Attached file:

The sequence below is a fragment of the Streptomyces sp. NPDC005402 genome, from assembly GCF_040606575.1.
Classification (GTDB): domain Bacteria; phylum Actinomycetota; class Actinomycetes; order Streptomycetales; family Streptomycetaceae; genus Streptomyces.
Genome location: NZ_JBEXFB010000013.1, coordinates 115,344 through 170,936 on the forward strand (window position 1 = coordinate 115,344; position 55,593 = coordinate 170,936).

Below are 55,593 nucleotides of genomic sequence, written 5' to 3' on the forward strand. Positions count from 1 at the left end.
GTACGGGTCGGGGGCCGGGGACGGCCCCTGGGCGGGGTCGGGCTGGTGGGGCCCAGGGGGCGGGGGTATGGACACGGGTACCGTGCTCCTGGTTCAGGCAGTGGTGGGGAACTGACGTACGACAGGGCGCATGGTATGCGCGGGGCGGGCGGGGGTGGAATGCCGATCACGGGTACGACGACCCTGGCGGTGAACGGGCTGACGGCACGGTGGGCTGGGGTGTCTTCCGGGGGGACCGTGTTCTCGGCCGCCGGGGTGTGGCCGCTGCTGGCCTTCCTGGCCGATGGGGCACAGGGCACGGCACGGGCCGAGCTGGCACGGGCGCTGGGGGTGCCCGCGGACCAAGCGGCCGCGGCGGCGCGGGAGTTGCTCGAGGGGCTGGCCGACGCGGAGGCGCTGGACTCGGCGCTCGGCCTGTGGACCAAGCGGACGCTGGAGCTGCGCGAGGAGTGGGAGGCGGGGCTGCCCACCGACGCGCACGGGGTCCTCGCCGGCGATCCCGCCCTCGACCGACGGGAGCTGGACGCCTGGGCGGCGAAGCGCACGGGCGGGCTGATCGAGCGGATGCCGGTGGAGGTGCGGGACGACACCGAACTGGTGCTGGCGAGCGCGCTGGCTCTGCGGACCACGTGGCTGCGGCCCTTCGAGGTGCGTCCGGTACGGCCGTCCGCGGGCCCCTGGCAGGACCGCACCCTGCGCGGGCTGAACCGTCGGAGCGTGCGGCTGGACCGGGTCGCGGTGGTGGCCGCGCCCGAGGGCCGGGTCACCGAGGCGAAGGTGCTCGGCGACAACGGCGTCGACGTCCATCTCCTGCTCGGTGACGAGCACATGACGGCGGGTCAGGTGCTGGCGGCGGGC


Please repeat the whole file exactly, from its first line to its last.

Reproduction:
The sequence below is a fragment of the Streptomyces sp. NPDC005402 genome, from assembly GCF_040606575.1.
Classification (GTDB): domain Bacteria; phylum Actinomycetota; class Actinomycetes; order Streptomycetales; family Streptomycetaceae; genus Streptomyces.
Genome location: NZ_JBEXFB010000013.1, coordinates 115,344 through 170,936 on the forward strand (window position 1 = coordinate 115,344; position 55,593 = coordinate 170,936).

Below are 55,593 nucleotides of genomic sequence, written 5' to 3' on the forward strand. Positions count from 1 at the left end.
GTACGGGTCGGGGGCCGGGGACGGCCCCTGGGCGGGGTCGGGCTGGTGGGGCCCAGGGGGCGGGGGTATGGACACGGGTACCGTGCTCCTGGTTCAGGCAGTGGTGGGGAACTGACGTACGACAGGGCGCATGGTATGCGCGGGGCGGGCGGGGGTGGAATGCCGATCACGGGTACGACGACCCTGGCGGTGAACGGGCTGACGGCACGGTGGGCTGGGGTGTCTTCCGGGGGGACCGTGTTCTCGGCCGCCGGGGTGTGGCCGCTGCTGGCCTTCCTGGCCGATGGGGCACAGGGCACGGCACGGGCCGAGCTGGCACGGGCGCTGGGGGTGCCCGCGGACCAAGCGGCCGCGGCGGCGCGGGAGTTGCTCGAGGGGCTGGCCGACGCGGAGGCGCTGGACTCGGCGCTCGGCCTGTGGACCAAGCGGACGCTGGAGCTGCGCGAGGAGTGGGAGGCGGGGCTGCCCACCGACGCGCACGGGGTCCTCGCCGGCGATCCCGCCCTCGACCGACGGGAGCTGGACGCCTGGGCGGCGAAGCGCACGGGCGGGCTGATCGAGCGGATGCCGGTGGAGGTGCGGGACGACACCGAACTGGTGCTGGCGAGCGCGCTGGCTCTGCGGACCACGTGGCTGCGGCCCTTCGAGGTGCGTCCGGTACGGCCGTCCGCGGGCCCCTGGCAGGACCGCACCCTGCGCGGGCTGAACCGTCGGAGCGTGCGGCTGGACCGGGTCGCGGTGGTGGCCGCGCCCGAGGGCCGGGTCACCGAGGCGAAGGTGCTCGGCGACAACGGCGTCGACGTCCATCTCCTGCTCGGTGACGAGCACATGACGGCGGGTCAGGTGCTGGCGGCGGGC